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Math Help - Equivalence Classes for a Cartesian Plane Relation

  1. #1
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    Equivalence Classes for a Cartesian Plane Relation

    Greetings,

    If a relation is defined on the Cartesian plane \mathbb{R} \times \mathbb{R} by (x_1,y_1) \; \backsim \; (x_2,y_2) \; \Longleftrightarrow \; (x_2,y_2) \; = \; (rx_1,ry_1) for some r \; > \; 0, what would the equivalence classes be? This seems like it should be easy, but I'm drawing a blank on it for whatever reason so for any help I would be grateful.
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    is up to his old tricks again! Jhevon's Avatar
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    Quote Originally Posted by sritter27 View Post
    Greetings,

    If a relation is defined on the Cartesian plane \mathbb{R} \times \mathbb{R} by (x_1,y_1) \; \backsim \; (x_2,y_2) \; \Longleftrightarrow \; (x_2,y_2) \; = \; (rx_1,ry_1) for some r \; > \; 0, what would the equivalence classes be? This seems like it should be easy, but I'm drawing a blank on it for whatever reason so for any help I would be grateful.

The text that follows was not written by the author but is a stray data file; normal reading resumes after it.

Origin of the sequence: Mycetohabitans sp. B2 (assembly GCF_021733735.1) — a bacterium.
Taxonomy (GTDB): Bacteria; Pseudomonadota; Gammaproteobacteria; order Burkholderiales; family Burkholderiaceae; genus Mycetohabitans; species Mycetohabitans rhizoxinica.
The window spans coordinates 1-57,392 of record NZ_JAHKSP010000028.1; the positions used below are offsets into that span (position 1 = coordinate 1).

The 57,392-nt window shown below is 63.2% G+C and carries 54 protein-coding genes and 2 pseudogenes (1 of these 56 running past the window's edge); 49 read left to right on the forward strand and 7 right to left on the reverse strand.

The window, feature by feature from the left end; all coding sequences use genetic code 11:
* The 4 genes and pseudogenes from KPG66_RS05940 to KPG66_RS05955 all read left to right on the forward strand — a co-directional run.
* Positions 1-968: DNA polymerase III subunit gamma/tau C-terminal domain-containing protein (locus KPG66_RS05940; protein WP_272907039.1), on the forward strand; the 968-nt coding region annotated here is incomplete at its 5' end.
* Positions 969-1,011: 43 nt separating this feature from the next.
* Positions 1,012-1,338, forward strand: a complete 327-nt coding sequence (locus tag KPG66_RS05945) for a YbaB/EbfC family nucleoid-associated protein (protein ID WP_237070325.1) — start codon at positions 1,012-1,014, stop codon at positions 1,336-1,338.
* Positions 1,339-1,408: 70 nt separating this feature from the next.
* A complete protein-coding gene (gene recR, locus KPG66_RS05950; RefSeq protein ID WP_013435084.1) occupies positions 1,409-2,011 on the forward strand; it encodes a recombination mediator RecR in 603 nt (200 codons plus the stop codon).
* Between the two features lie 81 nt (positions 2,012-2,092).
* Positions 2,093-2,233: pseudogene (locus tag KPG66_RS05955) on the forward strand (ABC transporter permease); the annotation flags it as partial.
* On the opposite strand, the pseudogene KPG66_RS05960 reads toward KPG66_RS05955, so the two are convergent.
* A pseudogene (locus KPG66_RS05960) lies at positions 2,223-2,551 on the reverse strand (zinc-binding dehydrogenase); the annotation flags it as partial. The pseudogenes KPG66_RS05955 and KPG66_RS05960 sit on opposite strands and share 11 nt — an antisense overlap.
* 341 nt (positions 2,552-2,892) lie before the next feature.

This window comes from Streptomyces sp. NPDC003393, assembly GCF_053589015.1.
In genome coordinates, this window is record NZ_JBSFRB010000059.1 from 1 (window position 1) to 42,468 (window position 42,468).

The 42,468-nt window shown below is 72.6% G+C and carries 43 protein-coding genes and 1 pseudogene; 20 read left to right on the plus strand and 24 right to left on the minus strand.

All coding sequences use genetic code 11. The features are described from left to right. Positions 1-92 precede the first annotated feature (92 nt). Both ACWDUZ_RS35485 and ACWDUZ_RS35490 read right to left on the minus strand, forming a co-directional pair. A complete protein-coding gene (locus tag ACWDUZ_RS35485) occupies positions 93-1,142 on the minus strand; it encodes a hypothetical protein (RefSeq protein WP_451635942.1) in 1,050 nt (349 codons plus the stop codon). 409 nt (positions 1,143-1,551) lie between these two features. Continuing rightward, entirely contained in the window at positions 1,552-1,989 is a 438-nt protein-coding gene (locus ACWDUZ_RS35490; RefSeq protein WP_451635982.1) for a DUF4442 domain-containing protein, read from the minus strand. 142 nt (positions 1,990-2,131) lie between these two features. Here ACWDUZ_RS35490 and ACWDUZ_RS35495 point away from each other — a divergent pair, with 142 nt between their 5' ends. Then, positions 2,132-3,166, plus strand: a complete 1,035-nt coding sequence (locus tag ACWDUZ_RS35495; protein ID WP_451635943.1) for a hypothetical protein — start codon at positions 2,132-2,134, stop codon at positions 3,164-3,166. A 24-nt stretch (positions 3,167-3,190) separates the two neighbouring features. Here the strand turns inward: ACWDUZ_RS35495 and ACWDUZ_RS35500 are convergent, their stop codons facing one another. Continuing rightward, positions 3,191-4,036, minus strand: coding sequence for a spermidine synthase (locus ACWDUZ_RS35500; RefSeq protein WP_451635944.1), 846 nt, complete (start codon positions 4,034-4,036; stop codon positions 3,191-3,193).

the equivalence class of the point (x_1,y_1) is the set of all points on the line with slopes of \frac {y_1}{x_1} passing through the origin

    can you show this?
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    Quote Originally Posted by Jhevon View Post
    the equivalence class of the point (x_1,y_1) is the set of all points on the line with slopes of \frac {y_1}{x_1} passing through the origin

    can you show this?
    I think I can see why that would be an equivalence class, but is there anything stopping \frac {x_1}{y_1} from being one as well? Perhaps I'm over-thinking it or don't fully understand equivalence classes as well as I should.
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    is up to his old tricks again! Jhevon's Avatar
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    Quote Originally Posted by sritter27 View Post
    I think I can see why that would be an equivalence class, but is there anything stopping \frac {x_1}{y_1} from being one as well? Perhaps I'm over-thinking it or don't fully understand equivalence classes as well as I should.
    slope is given by \frac {y_2 - y_1}{x_2 - x_1}

    the equivalence class of some element on a set, is the set of all other elements in the set that relate to the said element under an equivalence relation.

    so given any random point, it will relate to all points on the line i mentioned. that is, they will be equivalent under the given relation.
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